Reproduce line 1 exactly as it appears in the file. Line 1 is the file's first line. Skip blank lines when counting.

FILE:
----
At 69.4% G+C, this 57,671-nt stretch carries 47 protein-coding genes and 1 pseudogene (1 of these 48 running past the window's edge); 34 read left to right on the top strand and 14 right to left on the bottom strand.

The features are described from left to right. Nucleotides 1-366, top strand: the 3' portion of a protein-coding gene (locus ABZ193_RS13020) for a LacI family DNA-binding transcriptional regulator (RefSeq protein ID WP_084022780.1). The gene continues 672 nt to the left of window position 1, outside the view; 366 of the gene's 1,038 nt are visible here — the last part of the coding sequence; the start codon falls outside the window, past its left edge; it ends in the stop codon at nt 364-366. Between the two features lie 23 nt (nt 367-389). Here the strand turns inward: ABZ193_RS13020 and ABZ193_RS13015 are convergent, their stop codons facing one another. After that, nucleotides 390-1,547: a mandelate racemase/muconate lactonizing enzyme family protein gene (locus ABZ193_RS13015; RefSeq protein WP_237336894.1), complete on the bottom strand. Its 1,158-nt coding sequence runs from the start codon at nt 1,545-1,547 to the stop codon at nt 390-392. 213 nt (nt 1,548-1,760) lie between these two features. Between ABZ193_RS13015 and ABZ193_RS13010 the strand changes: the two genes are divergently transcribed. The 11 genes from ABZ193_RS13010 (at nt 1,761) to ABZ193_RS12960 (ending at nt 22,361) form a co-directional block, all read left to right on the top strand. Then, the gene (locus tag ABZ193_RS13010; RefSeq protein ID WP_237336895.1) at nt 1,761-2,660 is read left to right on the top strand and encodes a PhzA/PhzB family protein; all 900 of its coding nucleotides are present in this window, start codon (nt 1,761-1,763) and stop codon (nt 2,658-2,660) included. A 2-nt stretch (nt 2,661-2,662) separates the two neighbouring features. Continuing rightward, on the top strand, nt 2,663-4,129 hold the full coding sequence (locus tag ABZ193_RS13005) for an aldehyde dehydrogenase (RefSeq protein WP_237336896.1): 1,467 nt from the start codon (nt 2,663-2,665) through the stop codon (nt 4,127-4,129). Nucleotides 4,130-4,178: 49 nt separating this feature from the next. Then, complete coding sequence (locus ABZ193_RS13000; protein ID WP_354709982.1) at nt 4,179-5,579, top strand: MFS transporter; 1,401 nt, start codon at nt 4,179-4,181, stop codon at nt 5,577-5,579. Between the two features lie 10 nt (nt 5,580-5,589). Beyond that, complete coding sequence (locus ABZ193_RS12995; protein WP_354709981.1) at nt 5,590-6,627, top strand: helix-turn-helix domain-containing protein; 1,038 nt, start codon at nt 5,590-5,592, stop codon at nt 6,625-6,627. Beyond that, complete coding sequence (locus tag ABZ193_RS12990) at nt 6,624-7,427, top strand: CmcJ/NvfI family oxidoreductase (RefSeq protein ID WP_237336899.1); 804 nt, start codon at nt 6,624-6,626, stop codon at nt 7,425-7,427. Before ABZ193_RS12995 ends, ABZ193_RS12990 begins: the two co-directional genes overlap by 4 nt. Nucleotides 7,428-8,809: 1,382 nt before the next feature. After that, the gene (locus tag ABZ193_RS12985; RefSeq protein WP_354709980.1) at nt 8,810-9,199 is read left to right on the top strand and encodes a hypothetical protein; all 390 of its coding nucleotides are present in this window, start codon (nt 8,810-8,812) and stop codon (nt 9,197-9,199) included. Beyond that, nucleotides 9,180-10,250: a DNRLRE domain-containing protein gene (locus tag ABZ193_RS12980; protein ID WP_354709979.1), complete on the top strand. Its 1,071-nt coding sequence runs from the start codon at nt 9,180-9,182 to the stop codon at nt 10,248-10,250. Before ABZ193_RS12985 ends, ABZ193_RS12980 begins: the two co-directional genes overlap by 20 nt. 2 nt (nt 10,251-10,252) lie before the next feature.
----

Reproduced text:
At 69.4% G+C, this 57,671-nt stretch carries 47 protein-coding genes and 1 pseudogene (1 of these 48 running past the window's edge); 34 read left to right on the top strand and 14 right to left on the bottom strand.